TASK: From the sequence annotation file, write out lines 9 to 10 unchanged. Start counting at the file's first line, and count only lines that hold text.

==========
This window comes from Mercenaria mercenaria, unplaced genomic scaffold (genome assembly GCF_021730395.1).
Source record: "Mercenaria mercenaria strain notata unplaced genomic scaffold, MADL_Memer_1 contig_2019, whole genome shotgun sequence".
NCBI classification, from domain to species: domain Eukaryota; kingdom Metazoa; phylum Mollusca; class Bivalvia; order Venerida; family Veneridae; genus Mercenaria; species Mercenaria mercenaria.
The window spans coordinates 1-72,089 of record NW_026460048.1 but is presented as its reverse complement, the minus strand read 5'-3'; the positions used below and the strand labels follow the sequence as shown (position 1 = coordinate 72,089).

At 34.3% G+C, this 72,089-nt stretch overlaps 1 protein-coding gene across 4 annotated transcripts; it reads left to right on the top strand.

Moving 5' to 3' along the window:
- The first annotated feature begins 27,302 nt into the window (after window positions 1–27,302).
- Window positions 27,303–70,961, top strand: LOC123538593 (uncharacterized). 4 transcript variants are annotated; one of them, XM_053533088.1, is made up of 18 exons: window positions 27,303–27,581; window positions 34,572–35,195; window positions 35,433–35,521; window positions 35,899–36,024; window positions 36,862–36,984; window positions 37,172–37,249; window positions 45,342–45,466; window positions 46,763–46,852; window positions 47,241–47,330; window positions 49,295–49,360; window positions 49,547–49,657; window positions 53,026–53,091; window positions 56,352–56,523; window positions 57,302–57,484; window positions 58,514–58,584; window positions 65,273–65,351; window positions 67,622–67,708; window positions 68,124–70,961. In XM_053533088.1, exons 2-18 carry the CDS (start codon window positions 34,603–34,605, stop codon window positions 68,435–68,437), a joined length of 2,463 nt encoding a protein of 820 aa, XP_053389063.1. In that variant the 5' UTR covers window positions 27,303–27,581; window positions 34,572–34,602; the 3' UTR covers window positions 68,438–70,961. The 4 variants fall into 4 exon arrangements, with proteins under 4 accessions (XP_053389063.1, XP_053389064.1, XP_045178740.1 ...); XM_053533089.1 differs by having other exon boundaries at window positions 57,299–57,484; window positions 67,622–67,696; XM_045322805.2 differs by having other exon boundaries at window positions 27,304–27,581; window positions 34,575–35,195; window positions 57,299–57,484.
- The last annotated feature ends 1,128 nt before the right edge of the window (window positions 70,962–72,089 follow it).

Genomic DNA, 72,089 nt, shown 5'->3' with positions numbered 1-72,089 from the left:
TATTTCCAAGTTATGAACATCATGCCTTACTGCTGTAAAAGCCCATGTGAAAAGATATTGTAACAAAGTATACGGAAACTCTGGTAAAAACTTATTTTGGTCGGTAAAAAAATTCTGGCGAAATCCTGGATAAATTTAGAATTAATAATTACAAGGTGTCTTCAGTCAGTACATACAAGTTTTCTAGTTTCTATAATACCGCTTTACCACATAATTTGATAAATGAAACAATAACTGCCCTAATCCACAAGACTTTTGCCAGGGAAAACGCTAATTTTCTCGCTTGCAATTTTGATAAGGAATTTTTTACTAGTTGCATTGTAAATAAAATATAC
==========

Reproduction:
- The last annotated feature ends 1,128 nt before the right edge of the window (window positions 70,962–72,089 follow it).

Genomic DNA, 72,089 nt, shown 5'->3' with positions numbered 1-72,089 from the left: